The Miniature Poodle is larger than the Toy Poodle but smaller than the Standard type. His eyes are very dark, ears close to the head, flat cheeks, and a long muzzle. He is frisky, intelligent, alert, obedient, agile, and long-lived. This breed is normally friendly, eager to please, affectionate, and accepts people outside of the family, though he also makes a great watchdog. His bouncy interest and curiosity are charming, but sometimes gets him into trouble. The Miniature Poodle’s high level of energy is not for those who are looking for a laid-back, easy-going dog. He learns quickly and a tough competitor in the obedience ring and agility competitions. He responds well to training as long as his owner or trainer avoids heavy-handed techniques. He can be a bit high-strung and nervous, which are traits that escalate into fear-based aggression and biting if he feels threatened. He has the tendency to bite if spoiled. In addition, spoiling this breed could encourage stubborn, nippy behavior. Socialization must start early from puppy hood.
Size: The Miniature Poodle stands 10-15in at the shoulder and weighs between 15 and 35lb.
History and origin: The poodle was originally developed as a shaggy guard, as well as a retriever, flusher of birds, and protector of sheep. His origin is similar to the Irish Water Spaniel and shares a common ancestor with the French Barbet and Hungarian Water Hound. This breed originated in Germany as a water retriever; even the word poodle comes from the German word “pudelnass” or puddle.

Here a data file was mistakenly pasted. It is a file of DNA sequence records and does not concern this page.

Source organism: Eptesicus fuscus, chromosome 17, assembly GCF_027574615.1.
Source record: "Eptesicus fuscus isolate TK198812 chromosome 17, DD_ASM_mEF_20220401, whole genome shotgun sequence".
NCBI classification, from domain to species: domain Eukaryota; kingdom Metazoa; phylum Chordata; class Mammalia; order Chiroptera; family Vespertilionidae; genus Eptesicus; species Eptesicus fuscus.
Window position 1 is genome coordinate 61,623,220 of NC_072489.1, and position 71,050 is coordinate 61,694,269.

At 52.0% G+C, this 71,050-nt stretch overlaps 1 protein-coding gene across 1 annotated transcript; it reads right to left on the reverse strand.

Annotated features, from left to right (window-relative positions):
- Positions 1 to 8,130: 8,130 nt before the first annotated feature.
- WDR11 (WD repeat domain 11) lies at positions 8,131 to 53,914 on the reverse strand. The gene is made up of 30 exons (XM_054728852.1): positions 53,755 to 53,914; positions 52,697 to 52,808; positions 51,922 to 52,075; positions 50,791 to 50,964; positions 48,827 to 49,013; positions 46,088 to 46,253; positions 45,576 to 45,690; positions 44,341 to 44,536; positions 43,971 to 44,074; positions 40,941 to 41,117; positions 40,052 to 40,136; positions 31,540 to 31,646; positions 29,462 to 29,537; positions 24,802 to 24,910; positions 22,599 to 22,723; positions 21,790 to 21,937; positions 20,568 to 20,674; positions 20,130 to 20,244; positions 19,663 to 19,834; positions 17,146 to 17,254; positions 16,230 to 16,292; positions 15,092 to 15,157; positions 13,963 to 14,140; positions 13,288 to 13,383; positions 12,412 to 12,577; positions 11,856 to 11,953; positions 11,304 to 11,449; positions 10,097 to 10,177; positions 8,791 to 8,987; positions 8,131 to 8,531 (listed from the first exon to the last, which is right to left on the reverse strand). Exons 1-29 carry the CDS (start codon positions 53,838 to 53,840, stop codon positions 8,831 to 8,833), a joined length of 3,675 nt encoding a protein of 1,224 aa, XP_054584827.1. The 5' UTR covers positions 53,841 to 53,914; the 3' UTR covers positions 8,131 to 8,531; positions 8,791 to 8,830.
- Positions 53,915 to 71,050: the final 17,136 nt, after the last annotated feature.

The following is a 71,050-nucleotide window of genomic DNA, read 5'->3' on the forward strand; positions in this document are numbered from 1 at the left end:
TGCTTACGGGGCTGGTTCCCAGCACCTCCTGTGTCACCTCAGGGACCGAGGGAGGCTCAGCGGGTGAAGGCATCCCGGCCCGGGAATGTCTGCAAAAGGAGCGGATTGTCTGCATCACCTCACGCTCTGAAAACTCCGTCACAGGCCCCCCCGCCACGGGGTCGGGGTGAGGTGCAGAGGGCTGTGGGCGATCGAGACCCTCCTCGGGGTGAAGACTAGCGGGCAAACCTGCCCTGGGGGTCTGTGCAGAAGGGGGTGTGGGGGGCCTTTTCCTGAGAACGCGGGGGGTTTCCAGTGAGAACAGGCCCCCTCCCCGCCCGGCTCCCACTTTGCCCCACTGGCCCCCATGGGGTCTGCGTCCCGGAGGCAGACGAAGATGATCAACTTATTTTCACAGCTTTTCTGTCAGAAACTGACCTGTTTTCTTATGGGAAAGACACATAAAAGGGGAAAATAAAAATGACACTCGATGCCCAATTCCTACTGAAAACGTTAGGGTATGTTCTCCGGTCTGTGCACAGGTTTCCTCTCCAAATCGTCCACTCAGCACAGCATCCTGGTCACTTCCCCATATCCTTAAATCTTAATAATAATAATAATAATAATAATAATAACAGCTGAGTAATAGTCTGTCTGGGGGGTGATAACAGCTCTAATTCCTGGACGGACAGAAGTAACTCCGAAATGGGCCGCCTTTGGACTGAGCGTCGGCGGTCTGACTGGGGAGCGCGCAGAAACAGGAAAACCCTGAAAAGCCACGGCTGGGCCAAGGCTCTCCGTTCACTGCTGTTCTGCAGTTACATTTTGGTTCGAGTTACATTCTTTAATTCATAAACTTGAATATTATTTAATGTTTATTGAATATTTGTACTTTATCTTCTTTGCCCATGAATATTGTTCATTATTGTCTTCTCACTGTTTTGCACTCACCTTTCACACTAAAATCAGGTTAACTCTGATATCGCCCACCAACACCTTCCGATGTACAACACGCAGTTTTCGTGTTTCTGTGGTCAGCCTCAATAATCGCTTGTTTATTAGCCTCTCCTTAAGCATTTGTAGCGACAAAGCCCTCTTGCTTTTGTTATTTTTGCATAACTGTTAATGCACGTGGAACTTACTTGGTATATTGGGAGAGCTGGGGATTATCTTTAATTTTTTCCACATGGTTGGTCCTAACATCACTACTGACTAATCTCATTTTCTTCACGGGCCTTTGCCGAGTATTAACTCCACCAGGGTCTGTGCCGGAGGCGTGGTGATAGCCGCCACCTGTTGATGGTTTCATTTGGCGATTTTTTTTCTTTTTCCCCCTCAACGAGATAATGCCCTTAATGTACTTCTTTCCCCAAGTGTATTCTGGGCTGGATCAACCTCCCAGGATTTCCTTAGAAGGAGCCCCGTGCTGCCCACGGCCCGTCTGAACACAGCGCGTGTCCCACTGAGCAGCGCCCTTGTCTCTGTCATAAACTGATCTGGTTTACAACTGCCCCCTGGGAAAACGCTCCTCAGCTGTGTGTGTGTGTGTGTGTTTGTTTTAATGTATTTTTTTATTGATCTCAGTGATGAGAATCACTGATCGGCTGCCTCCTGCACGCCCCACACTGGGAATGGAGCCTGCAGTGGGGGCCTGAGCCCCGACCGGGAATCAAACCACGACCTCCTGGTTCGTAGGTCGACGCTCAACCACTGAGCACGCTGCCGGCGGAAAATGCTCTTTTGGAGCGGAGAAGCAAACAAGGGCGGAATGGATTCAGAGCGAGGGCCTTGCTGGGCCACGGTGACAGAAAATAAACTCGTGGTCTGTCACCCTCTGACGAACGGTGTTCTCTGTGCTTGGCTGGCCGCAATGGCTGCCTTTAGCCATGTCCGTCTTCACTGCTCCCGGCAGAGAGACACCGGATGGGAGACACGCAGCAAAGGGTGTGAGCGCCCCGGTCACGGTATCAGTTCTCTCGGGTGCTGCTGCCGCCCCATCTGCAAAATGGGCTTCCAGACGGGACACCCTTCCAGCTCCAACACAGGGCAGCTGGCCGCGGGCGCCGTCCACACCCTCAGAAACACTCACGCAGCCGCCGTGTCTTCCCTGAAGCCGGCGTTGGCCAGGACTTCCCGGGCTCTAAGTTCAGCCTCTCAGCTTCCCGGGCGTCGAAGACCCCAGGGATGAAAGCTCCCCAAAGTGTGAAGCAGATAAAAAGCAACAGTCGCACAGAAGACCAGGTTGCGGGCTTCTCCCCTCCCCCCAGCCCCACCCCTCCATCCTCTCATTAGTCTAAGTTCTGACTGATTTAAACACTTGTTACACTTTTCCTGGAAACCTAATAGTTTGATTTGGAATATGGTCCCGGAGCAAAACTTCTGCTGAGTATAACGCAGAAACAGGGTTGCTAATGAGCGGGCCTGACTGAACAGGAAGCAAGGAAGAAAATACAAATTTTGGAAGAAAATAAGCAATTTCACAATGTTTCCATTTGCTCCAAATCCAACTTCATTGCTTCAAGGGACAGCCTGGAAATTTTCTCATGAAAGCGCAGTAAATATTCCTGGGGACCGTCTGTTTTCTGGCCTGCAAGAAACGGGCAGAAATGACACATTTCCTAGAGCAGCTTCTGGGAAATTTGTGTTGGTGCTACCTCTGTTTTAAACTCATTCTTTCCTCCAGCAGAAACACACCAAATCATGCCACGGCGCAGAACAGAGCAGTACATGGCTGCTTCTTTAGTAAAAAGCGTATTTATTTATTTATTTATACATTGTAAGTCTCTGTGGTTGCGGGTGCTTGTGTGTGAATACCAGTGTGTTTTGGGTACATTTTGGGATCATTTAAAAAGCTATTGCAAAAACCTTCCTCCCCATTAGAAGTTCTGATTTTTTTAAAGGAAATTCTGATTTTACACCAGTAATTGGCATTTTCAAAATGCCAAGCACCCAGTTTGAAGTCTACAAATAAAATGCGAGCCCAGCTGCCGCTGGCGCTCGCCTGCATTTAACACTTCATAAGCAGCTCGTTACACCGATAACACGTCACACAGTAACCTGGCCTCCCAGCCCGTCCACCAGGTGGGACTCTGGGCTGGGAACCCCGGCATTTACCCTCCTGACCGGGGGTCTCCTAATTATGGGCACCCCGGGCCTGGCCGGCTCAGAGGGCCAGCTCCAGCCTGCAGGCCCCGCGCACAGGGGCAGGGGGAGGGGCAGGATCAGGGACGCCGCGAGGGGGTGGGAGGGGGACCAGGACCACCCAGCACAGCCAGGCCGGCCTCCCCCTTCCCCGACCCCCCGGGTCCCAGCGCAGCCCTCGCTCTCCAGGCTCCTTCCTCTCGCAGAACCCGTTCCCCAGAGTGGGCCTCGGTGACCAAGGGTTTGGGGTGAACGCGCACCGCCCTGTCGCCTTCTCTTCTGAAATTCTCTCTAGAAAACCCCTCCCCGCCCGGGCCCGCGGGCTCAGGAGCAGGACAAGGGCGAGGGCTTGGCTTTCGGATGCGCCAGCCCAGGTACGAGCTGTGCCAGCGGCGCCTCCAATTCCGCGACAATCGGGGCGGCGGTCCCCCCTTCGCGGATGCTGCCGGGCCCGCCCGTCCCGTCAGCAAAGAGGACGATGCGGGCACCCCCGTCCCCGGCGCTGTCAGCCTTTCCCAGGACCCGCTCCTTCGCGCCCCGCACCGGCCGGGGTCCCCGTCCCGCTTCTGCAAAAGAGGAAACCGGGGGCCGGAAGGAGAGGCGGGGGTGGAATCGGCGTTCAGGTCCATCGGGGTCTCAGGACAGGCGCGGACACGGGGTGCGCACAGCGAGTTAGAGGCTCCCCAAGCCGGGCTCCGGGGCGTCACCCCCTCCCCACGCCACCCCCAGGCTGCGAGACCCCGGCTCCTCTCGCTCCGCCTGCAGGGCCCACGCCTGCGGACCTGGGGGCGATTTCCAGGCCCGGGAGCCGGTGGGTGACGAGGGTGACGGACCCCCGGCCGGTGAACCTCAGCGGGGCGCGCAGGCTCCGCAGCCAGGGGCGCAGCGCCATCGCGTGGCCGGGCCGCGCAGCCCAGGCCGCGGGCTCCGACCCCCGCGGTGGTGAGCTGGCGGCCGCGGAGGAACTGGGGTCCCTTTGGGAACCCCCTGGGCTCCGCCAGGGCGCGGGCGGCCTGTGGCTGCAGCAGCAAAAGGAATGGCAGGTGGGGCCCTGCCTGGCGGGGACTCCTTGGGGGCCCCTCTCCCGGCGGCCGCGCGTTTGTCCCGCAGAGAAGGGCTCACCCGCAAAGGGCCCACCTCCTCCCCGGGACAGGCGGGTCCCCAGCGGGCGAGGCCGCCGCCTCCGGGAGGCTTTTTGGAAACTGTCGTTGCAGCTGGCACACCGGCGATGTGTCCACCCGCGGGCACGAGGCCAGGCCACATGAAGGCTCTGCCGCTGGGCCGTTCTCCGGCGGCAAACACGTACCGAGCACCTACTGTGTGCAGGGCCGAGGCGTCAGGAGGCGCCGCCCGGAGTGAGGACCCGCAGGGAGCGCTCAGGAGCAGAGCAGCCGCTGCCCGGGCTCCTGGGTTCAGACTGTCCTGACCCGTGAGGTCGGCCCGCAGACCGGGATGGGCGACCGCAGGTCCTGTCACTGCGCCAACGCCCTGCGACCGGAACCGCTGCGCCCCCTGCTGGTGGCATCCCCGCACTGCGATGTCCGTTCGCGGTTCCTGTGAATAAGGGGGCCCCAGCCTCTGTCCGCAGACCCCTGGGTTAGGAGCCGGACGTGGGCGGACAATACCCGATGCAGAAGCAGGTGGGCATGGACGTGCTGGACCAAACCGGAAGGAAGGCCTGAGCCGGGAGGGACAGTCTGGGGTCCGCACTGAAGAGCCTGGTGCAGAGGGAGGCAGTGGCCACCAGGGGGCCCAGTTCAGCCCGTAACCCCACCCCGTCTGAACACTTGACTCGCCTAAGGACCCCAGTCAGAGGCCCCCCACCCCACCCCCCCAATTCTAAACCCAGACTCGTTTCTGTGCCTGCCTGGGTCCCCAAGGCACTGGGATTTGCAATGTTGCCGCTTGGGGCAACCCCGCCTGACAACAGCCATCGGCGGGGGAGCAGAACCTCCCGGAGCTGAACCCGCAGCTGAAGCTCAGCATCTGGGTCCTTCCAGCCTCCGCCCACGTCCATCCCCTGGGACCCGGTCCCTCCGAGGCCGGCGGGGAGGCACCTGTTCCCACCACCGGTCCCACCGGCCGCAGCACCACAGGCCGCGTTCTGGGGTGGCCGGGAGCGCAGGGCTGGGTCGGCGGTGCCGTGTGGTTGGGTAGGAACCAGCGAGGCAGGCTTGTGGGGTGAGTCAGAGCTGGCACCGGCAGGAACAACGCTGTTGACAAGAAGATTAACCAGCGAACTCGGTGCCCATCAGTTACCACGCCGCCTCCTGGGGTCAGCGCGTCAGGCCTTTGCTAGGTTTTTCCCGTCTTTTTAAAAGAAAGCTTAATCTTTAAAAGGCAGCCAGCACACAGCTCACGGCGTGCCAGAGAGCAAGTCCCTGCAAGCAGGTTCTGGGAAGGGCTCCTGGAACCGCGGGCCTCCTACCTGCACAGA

Feeding: Recommended feeding for the Miniature Poodle would be ¾ -1 can of high quality meat product ( 13.3oz size) with biscuit added in same amount by volume or 1 ½ cupfuls of a complete dry food.
Exercise: The Miniature Poodle is very light on his feet and therefore will make a good jogging partner. Apartment is fine for this breed as long as he is getting his daily exercise. He enjoys a ball game or any kind of exercise that involves retrieving.
Grooming: The Miniature Poodle has a non shedding curly coat that needs to be clipped every 2 months. Use a wire-pin pneumatic brush and a wire-toothed metal comb for daily grooming. The English saddle clip and the continental clip are considered to be high-maintenance show cuts. On the other hand, the sporting clip is easiest to maintain. In this style, the hair on the body is about an inch long with a pom-pom on the tip of the tail. A topknot of hair remains on the head, and the face, feet, and tail are clean-shaven.